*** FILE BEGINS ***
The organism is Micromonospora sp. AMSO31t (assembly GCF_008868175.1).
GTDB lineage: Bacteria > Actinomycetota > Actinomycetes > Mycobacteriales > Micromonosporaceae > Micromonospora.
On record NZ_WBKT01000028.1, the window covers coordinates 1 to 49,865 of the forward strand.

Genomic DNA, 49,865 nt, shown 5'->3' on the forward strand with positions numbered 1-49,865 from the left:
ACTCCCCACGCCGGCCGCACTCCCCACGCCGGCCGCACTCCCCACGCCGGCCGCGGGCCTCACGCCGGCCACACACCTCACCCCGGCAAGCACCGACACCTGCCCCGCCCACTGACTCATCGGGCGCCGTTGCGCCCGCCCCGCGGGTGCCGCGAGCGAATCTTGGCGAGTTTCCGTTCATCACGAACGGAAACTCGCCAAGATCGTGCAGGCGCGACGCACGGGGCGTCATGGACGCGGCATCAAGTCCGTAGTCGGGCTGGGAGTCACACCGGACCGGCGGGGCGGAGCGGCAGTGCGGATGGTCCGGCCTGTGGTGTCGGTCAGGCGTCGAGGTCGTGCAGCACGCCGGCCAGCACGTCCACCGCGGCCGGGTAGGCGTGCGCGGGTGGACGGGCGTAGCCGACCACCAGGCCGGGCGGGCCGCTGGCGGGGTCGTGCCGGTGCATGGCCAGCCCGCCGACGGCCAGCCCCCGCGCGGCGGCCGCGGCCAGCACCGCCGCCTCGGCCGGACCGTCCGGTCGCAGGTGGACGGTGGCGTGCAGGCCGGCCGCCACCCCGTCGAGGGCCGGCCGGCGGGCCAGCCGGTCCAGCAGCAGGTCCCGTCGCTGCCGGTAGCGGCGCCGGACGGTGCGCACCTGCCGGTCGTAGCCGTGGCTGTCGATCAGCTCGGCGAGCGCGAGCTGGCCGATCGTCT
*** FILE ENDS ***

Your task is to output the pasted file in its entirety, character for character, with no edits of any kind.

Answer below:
The organism is Micromonospora sp. AMSO31t (assembly GCF_008868175.1).
GTDB lineage: Bacteria > Actinomycetota > Actinomycetes > Mycobacteriales > Micromonosporaceae > Micromonospora.
On record NZ_WBKT01000028.1, the window covers coordinates 1 to 49,865 of the forward strand.

Genomic DNA, 49,865 nt, shown 5'->3' on the forward strand with positions numbered 1-49,865 from the left:
ACTCCCCACGCCGGCCGCACTCCCCACGCCGGCCGCACTCCCCACGCCGGCCGCGGGCCTCACGCCGGCCACACACCTCACCCCGGCAAGCACCGACACCTGCCCCGCCCACTGACTCATCGGGCGCCGTTGCGCCCGCCCCGCGGGTGCCGCGAGCGAATCTTGGCGAGTTTCCGTTCATCACGAACGGAAACTCGCCAAGATCGTGCAGGCGCGACGCACGGGGCGTCATGGACGCGGCATCAAGTCCGTAGTCGGGCTGGGAGTCACACCGGACCGGCGGGGCGGAGCGGCAGTGCGGATGGTCCGGCCTGTGGTGTCGGTCAGGCGTCGAGGTCGTGCAGCACGCCGGCCAGCACGTCCACCGCGGCCGGGTAGGCGTGCGCGGGTGGACGGGCGTAGCCGACCACCAGGCCGGGCGGGCCGCTGGCGGGGTCGTGCCGGTGCATGGCCAGCCCGCCGACGGCCAGCCCCCGCGCGGCGGCCGCGGCCAGCACCGCCGCCTCGGCCGGACCGTCCGGTCGCAGGTGGACGGTGGCGTGCAGGCCGGCCGCCACCCCGTCGAGGGCCGGCCGGCGGGCCAGCCGGTCCAGCAGCAGGTCCCGTCGCTGCCGGTAGCGGCGCCGGACGGTGCGCACCTGCCGGTCGTAGCCGTGGCTGTCGATCAGCTCGGCGAGCGCGAGCTGGCCGATCGTCT